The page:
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Surviving COVID-19 with Neurological Involvement from the perspective of a Neurologist

Dr. Andrew Faskowitz

Surviving COVID-19 with Neurological Involvement from the perspective of a Neurologist

To be honest, it was very scary to go through no matter how much specialized medical training one has, but I was fortunate to have far less anxiety observing my own neurologic deterioration with an academic interest and an appreciation of the neuroanatomy involved.

After 17 days of mild lower respiratory symptoms, I lost all sense of smell and taste. This was likely the introduction of the virus into my brain traversing the cribriform plate via my olfactory bulb (Reference #1). The SARS-COV-2 Virus likely damaged my olfactory receptor neurons directly.

The same day I had a syncopal episode followed by a bizarre frightening well-formed visual hallucination that my fiancé turned into a monster (FYI she is an angel not a monster) and climbed out of my couch to get me. This was likely the earliest involvement of my reticular activating system. The reticular activating system, or RAS, is a piece of the brain that starts close to the top of the spinal column and extends upwards around two inches. It has a diameter slightly larger than a pencil. All of your senses (except smell, which goes to our brain’s emotional center) are wired directly to this bundle of neurons that’s about the size of your little finger (Reference #2). It also helps maintain consciousness and will be most affected over the next couple of days. At this point my sleep was being interrupted, but I had not yet fully understood why.

The understanding as to why will become existentially painful, almost nightmarish to me in the next few days.

Three days later, I started to develop auditory hallucinations, some kind of Russian music playing in a loop. I don’t speak Russian, but I expect if I did he was singing “Everything is going to be alright, don’t worry, but it is about to get much, much scarier”. Again, likely my RAS acting up. I then became paranoid and started acting irrationally. Perhaps the communication with my RAS and my limbic system. I was also filled with boundless energy which made the next four days of insomnia more tolerable. Perhaps my RAS protecting itself.

The next three nights I did not sleep more than 30 seconds. Any attempt at sleep would result in overwhelming rigor. This was likely due to “cytokine storm” (Reference #3). I was also beginning to realize that my primitive respiratory center was starting to fail me. If I did not consciously focus on breathing then I would stop and die.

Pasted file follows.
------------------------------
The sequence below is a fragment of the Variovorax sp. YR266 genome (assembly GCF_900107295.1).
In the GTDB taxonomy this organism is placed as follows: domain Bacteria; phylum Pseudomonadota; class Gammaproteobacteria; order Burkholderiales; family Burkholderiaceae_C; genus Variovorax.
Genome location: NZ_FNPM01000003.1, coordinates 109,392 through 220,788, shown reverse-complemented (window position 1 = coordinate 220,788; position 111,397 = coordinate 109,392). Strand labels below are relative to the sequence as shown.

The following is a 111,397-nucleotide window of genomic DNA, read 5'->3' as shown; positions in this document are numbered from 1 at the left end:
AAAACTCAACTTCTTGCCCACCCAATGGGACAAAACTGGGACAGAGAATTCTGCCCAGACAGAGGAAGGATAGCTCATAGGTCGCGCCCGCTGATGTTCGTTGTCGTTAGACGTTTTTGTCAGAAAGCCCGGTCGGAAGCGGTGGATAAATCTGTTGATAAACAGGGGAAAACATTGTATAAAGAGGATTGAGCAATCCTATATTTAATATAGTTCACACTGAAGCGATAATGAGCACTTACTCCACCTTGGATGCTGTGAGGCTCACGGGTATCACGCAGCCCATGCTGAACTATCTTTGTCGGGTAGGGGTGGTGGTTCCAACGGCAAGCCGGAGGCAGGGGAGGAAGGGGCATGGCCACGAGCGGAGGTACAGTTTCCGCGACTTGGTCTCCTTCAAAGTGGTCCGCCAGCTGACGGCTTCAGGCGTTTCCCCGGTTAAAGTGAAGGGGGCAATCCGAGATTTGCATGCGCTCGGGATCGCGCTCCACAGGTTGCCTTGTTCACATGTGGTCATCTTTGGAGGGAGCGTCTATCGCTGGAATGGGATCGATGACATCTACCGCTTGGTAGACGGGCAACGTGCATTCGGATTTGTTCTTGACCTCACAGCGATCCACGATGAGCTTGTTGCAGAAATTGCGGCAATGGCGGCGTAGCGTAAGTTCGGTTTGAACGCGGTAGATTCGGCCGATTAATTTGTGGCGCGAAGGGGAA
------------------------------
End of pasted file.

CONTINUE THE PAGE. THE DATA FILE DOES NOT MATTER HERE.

As a Neurology Resident almost 20 years earlier I was fascinated by the condition, Ondine’s Curse. In the ancient mythical story, a young nymph named Ondine falls in love and marries. Upon discovering that her husband has been unfaithful to her, she uses her supernatural powers to set a curse on him. Ondine’s curse is an unusual spell that sneakily robs her disloyal husband of rest. He is doomed to a life in which he retains the ability to breath-but only when he is awake and conscious. Once afflicted by Ondine’s curse, the victim cannot breathe if he falls asleep—and therefore must choose between sleeping and remaining alive (Reference #4).

Four days later, I was ready to give up entirely. I voluntarily stopped breathing and lost consciousness. I was ready to embrace death with open arms. The nurse who was monitoring my vitals at the desk rushed in and woke me up and connected me to oxygen. But death will not come that easily.

That evening I started steroids, hydroxychloroquine and azithromycin and slept 1 hour and the next morning woke up and 99% of my Neurologic symptoms had resolved. Two days later my sense of smell and taste returned.

Dr. Andrew Faskowitz

Board Certified in Neurology

Subspecialty Certified in Pain Management

Subspecialty Certified in Hospice and Palliative Medicine


#1 The Neuroinvasive Potential of SARS-CoV2 in Respiratory Failure 2

#2 Introduction to Psychology: Tutoring Solution / Psychology Courses, Instructor: Sharon Linde

#3 COVID 19 induced Acute necrotizing encephalopathy (ANE) within the bilateral medial temporal lobes and thalami associated with Cytokine storm syndrome 1

#4 Ondine’s Curse: Causes, Symptoms, and Treatment 2

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